Larpers are regular folk from all walks of life. The common thread is that we love this kind of interactive fiction. Many larpers are also really into movies, books and theatre, and some enjoy other interactive forms like tabletop roleplaying and computer games. Some larpers also have interests like history, acting, costuming, prop-making or writing fiction. It's a creative crowd, but you don't need any particular skill to try larping. The larp community is friendly and we love it when people try larp for the first time, so if there's anything you need just ask and someone will help.
Am I too young or too old?
Some larps have a minimum age of 16 years, but others are open to young people - just ask. You're never too old to larp.
How does it work?
You might be imagining people standing around wondering what to say to each other. So where does the story come from? The answer is that the organisers design a situation where interesting things are likely to happen. For some larps the organisers write all of the characters, with lots of reasons to interact. For other larps, the players make their own characters and the organisers design an environment that will provide challenges. As a player, all you have to decide is what your character would do in the situation you find yourself in. All the other players do the same, so that the natural result is a big tangled web of actions and consequences, creating multiple narratives that together form one big story.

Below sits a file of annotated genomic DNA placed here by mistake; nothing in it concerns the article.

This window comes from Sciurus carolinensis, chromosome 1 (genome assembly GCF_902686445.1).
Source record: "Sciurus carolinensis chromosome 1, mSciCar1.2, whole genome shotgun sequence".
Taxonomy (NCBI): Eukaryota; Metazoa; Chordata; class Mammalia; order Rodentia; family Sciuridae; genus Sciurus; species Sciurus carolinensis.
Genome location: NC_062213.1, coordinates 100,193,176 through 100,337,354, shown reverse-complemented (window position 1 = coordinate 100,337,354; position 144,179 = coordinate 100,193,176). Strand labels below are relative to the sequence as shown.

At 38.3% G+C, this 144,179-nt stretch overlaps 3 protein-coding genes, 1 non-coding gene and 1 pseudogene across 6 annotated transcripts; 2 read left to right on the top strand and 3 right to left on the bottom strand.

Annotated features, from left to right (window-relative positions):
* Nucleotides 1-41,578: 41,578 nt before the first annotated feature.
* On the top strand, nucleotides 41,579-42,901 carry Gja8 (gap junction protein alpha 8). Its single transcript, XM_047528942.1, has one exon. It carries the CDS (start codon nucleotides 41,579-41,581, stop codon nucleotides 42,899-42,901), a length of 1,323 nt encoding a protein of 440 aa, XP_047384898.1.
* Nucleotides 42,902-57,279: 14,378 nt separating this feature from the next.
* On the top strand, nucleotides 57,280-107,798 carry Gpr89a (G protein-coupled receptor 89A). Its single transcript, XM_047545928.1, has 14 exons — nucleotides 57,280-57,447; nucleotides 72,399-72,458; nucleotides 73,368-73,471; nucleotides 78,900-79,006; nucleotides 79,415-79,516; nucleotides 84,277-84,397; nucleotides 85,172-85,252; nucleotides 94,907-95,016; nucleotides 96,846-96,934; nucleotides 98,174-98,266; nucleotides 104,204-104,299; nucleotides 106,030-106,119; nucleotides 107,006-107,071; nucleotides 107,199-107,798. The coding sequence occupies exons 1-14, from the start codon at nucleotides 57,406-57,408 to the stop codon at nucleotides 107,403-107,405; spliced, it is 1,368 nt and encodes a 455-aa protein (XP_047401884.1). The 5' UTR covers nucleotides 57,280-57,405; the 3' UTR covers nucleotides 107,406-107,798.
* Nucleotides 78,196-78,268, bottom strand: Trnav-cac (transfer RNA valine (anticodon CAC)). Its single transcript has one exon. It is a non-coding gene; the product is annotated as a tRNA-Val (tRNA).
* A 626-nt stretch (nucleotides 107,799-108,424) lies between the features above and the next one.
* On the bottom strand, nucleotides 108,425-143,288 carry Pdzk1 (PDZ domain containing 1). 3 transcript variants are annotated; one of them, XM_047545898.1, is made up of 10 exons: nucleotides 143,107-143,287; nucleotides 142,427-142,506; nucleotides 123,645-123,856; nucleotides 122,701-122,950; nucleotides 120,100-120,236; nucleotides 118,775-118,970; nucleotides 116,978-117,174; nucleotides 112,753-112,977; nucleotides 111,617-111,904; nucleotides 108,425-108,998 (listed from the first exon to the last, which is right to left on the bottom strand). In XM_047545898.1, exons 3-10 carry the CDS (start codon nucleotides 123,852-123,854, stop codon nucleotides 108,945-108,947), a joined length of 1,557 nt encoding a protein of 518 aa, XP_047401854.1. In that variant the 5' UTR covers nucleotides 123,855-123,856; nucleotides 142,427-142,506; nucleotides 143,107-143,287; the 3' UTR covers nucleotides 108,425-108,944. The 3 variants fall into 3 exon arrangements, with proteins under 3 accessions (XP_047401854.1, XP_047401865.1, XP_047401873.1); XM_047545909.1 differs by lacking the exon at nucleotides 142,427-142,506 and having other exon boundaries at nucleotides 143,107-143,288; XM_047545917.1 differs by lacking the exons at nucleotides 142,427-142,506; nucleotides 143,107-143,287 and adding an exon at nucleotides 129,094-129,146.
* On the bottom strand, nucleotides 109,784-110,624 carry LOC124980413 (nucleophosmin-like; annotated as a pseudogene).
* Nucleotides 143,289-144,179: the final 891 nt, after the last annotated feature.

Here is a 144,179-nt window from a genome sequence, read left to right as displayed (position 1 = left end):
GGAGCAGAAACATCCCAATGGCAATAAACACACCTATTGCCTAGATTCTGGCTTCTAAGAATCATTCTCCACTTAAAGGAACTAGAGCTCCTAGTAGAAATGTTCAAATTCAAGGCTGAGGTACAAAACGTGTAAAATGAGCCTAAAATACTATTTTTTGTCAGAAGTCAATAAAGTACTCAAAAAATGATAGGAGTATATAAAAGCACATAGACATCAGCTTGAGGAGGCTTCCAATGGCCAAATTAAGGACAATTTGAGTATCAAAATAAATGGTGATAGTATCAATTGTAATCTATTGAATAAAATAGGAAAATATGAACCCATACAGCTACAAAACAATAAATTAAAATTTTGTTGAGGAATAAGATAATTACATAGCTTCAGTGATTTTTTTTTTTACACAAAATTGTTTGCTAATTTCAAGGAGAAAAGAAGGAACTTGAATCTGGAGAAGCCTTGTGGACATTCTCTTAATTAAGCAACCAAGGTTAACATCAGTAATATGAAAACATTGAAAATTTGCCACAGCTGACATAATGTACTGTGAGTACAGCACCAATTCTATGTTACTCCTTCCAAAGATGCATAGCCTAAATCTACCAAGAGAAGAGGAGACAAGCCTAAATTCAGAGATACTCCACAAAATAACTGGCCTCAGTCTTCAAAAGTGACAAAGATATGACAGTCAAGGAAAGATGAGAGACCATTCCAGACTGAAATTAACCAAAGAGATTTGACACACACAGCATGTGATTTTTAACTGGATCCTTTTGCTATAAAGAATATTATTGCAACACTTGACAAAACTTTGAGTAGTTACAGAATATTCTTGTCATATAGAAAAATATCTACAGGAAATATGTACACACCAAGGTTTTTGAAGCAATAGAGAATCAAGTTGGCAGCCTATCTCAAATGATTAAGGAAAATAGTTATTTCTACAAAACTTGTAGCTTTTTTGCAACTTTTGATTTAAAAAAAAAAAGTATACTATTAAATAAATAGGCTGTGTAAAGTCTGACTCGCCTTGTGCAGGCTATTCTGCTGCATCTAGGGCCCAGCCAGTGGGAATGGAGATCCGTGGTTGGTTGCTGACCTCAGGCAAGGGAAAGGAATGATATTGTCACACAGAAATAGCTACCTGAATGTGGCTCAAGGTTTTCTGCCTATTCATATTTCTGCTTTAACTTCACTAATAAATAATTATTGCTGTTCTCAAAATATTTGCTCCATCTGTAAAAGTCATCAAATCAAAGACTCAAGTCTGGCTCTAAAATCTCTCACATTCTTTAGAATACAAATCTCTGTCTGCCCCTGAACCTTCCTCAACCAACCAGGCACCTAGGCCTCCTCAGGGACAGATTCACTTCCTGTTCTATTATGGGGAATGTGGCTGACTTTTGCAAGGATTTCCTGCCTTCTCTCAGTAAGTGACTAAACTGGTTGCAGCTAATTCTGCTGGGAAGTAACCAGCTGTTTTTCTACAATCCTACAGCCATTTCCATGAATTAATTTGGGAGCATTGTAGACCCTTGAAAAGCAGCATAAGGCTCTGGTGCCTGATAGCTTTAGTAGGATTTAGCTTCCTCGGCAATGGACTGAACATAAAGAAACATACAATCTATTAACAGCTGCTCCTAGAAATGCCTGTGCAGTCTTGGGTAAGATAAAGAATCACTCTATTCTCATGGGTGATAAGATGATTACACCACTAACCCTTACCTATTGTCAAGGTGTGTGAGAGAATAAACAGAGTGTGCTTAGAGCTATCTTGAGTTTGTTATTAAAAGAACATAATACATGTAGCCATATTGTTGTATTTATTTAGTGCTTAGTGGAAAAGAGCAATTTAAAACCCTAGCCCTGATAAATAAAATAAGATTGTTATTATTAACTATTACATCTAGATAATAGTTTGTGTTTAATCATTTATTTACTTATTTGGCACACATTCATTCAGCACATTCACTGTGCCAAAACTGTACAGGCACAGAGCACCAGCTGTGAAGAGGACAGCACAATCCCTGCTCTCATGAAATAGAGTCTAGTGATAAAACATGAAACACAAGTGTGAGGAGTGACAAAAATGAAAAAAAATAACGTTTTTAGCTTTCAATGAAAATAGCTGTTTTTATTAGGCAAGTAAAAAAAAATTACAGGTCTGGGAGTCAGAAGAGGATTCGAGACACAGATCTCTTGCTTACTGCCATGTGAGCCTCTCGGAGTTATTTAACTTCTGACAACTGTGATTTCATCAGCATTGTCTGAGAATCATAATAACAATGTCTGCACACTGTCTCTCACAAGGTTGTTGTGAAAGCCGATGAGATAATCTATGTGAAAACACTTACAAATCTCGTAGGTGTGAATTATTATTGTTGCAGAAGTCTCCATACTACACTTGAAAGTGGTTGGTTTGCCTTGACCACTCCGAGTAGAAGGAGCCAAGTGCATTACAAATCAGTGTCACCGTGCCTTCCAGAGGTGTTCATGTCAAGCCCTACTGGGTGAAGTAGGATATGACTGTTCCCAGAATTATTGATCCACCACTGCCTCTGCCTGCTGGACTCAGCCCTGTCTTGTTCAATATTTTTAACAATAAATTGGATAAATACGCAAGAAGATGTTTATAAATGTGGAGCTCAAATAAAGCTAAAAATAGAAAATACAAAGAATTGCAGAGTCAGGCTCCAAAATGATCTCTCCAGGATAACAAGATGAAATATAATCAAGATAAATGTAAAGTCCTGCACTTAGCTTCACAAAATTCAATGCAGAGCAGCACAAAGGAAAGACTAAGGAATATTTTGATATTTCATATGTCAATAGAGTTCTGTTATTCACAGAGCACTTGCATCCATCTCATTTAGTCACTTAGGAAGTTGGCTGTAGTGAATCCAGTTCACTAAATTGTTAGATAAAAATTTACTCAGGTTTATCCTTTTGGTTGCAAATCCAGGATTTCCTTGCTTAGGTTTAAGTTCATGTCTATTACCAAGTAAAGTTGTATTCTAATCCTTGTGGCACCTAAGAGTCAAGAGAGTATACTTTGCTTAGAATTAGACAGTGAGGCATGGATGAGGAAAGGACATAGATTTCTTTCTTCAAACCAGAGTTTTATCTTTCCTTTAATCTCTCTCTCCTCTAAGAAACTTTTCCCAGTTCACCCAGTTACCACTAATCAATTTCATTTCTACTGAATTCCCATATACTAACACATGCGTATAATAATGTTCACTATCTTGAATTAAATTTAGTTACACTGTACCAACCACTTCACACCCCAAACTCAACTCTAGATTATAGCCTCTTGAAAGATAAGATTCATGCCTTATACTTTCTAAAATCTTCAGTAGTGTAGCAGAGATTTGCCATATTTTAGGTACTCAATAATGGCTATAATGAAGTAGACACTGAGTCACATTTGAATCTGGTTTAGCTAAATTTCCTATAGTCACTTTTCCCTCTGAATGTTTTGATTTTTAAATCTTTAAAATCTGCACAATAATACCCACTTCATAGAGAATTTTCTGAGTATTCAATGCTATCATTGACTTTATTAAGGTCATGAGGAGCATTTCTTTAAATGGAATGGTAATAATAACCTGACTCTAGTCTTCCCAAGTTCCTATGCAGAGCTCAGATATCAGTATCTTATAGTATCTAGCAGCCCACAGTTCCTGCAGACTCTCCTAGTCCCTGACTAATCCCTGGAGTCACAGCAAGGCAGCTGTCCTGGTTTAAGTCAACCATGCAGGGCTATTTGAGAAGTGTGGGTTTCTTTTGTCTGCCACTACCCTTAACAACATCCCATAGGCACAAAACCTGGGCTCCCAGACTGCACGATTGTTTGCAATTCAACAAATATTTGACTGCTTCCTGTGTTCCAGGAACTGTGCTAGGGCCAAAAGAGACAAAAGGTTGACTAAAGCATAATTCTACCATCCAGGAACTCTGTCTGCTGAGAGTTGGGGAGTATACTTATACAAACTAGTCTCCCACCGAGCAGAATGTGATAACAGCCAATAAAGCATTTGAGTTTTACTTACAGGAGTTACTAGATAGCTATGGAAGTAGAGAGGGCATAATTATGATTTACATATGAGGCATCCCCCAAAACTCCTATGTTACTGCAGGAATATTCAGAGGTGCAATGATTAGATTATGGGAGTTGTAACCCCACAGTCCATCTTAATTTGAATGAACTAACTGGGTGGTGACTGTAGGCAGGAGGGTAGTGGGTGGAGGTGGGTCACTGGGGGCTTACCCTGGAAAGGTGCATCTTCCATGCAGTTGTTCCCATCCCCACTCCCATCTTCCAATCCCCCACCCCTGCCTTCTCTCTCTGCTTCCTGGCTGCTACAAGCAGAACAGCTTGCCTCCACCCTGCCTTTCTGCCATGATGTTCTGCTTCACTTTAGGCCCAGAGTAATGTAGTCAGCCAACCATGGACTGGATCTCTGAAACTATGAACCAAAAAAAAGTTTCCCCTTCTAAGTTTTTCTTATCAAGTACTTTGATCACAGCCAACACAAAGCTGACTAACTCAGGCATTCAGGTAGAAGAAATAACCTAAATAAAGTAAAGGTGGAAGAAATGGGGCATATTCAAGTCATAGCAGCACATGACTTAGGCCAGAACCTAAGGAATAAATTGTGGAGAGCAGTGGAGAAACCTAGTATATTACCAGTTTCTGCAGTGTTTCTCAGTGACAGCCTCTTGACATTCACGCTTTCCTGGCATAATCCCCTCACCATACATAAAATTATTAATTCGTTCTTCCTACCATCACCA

Are my costume and roleplaying good enough?
It's all good. Everyone understands that new larpers may have basic costumes and be shy. So just do your best, let people know you're new, and feel free to ask for help. Some larpers will be happy to lend you gear or offer advice on how to do things cheaply, so it's worth asking on Diatribe if you can borrow something. Even if you can't get any costume together, you should still come along, as something can often be sorted out on the day. Costume is the icing on the cake, it should never stop you playing.